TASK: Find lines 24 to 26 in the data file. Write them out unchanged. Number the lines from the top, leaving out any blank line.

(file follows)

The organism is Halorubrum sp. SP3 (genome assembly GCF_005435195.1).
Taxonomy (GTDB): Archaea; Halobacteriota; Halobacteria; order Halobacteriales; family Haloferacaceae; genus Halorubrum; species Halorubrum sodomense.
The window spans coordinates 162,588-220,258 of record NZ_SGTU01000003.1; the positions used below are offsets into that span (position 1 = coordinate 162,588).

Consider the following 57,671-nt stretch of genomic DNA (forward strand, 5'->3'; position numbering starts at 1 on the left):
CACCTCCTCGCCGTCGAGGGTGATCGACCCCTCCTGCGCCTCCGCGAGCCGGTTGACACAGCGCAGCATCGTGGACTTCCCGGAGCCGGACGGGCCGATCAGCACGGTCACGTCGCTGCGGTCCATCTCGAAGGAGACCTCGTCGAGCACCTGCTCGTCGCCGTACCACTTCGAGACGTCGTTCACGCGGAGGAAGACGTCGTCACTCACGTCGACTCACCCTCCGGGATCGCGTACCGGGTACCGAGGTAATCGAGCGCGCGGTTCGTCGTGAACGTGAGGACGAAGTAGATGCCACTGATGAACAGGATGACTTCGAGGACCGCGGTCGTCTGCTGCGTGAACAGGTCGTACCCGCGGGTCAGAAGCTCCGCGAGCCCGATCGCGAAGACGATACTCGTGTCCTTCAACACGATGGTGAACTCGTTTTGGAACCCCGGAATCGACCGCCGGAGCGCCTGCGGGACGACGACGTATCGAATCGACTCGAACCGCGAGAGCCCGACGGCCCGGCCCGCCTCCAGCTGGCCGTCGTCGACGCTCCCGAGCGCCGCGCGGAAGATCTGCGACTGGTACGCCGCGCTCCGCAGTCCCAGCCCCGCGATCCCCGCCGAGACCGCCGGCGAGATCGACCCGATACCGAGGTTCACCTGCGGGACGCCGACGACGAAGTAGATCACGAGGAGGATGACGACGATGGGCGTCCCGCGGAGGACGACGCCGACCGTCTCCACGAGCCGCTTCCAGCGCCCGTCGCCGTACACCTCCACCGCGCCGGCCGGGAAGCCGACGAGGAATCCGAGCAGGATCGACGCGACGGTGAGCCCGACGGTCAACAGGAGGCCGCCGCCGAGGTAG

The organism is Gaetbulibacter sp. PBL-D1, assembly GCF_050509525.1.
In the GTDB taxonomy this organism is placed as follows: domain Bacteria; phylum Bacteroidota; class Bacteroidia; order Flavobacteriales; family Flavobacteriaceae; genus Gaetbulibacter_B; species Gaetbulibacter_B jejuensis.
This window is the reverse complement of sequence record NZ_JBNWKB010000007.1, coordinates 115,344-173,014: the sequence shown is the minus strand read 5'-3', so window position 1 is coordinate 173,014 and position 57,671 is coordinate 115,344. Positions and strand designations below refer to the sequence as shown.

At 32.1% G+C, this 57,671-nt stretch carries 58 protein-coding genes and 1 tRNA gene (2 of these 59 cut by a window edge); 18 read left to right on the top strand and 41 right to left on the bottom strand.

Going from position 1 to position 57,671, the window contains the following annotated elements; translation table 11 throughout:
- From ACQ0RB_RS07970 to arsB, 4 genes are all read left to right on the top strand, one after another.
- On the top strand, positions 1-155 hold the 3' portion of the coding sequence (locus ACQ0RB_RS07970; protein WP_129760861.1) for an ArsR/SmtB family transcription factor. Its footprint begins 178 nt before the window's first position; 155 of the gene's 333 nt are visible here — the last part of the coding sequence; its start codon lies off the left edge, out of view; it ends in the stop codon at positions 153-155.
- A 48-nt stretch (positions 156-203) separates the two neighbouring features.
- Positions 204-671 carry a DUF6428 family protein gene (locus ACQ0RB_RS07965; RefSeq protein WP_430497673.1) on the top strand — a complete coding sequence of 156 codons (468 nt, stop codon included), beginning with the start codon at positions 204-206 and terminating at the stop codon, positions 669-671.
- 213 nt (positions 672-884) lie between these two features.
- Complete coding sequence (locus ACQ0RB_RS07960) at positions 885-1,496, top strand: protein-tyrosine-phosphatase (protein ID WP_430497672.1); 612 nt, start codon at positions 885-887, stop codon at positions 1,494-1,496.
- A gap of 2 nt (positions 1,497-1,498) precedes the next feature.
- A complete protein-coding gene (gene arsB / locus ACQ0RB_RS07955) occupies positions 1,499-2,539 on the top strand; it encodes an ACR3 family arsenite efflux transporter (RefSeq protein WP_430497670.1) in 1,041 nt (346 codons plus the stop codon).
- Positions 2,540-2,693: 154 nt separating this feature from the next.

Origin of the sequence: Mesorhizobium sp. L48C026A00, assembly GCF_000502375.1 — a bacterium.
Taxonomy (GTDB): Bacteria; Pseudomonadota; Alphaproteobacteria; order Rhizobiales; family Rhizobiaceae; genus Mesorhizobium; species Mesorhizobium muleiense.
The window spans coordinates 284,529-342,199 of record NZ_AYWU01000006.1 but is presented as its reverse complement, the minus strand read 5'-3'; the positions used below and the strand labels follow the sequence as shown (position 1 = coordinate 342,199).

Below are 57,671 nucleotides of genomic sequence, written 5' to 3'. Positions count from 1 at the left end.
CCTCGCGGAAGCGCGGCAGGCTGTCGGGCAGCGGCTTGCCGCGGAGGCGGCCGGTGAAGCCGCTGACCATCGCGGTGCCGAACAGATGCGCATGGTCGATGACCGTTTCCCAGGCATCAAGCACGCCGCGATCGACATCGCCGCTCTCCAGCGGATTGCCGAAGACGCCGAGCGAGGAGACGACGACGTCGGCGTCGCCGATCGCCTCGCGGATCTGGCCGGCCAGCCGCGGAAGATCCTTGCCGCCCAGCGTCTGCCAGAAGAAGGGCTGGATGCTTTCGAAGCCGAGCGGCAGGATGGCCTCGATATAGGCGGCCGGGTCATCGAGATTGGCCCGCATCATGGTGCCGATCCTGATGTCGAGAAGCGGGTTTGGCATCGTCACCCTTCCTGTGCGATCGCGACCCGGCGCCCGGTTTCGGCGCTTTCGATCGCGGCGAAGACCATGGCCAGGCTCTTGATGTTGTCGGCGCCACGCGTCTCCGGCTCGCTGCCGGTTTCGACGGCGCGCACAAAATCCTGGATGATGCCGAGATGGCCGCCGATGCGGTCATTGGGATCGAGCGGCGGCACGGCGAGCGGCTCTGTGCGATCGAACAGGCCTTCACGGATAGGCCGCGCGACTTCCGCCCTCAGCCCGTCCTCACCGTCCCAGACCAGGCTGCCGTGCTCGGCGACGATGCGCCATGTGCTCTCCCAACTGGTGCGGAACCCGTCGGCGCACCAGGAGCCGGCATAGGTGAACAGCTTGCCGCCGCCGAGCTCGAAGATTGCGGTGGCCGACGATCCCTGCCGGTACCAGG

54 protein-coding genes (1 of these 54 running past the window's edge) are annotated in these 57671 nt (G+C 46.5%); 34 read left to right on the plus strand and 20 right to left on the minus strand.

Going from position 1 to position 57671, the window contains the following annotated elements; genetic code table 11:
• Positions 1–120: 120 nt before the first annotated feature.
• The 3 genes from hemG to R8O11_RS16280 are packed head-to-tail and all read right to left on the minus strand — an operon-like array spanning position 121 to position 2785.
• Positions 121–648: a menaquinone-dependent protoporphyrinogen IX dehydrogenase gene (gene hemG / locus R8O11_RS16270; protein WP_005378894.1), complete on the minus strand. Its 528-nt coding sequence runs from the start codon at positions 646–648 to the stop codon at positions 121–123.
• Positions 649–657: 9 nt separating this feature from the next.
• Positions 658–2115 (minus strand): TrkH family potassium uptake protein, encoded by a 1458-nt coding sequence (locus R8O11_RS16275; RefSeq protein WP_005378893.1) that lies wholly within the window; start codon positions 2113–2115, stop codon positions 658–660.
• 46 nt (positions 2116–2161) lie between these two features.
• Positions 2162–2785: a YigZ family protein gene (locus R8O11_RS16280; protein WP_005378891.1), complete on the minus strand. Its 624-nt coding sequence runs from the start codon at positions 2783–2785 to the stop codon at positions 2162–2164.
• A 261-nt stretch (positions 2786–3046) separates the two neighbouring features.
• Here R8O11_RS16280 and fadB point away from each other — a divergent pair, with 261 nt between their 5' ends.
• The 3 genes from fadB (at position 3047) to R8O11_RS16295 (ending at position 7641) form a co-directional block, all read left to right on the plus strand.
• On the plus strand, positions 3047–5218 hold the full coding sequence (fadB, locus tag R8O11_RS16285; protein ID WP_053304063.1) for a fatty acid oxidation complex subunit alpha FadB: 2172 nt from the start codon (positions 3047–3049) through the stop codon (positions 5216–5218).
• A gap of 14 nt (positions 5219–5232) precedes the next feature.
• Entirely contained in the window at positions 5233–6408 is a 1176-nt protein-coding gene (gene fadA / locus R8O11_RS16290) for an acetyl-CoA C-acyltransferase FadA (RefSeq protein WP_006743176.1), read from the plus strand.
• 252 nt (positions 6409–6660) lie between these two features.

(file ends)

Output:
CCTCGCGGAAGCGCGGCAGGCTGTCGGGCAGCGGCTTGCCGCGGAGGCGGCCGGTGAAGCCGCTGACCATCGCGGTGCCGAACAGATGCGCATGGTCGATGACCGTTTCCCAGGCATCAAGCACGCCGCGATCGACATCGCCGCTCTCCAGCGGATTGCCGAAGACGCCGAGCGAGGAGACGACGACGTCGGCGTCGCCGATCGCCTCGCGGATCTGGCCGGCCAGCCGCGGAAGATCCTTGCCGCCCAGCGTCTGCCAGAAGAAGGGCTGGATGCTTTCGAAGCCGAGCGGCAGGATGGCCTCGATATAGGCGGCCGGGTCATCGAGATTGGCCCGCATCATGGTGCCGATCCTGATGTCGAGAAGCGGGTTTGGCATCGTCACCCTTCCTGTGCGATCGCGACCCGGCGCCCGGTTTCGGCGCTTTCGATCGCGGCGAAGACCATGGCCAGGCTCTTGATGTTGTCGGCGCCACGCGTCTCCGGCTCGCTGCCGGTTTCGACGGCGCGCACAAAATCCTGGATGATGCCGAGATGGCCGCCGATGCGGTCATTGGGATCGAGCGGCGGCACGGCGAGCGGCTCTGTGCGATCGAACAGGCCTTCACGGATAGGCCGCGCGACTTCCGCCCTCAGCCCGTCCTCACCGTCCCAGACCAGGCTGCCGTGCTCGGCGACGATGCGCCATGTGCTCTCCCAACTGGTGCGGAACCCGTCGGCGCACCAGGAGCCGGCATAGGTGAACAGCTTGCCGCCGCCGAGCTCGAAGATTGCGGTGGCCGACGATCCCTGCCGGTACCAGG

54 protein-coding genes (1 of these 54 running past the window's edge) are annotated in these 57671 nt (G+C 46.5%); 34 read left to right on the plus strand and 20 right to left on the minus strand.

Going from position 1 to position 57671, the window contains the following annotated elements; genetic code table 11: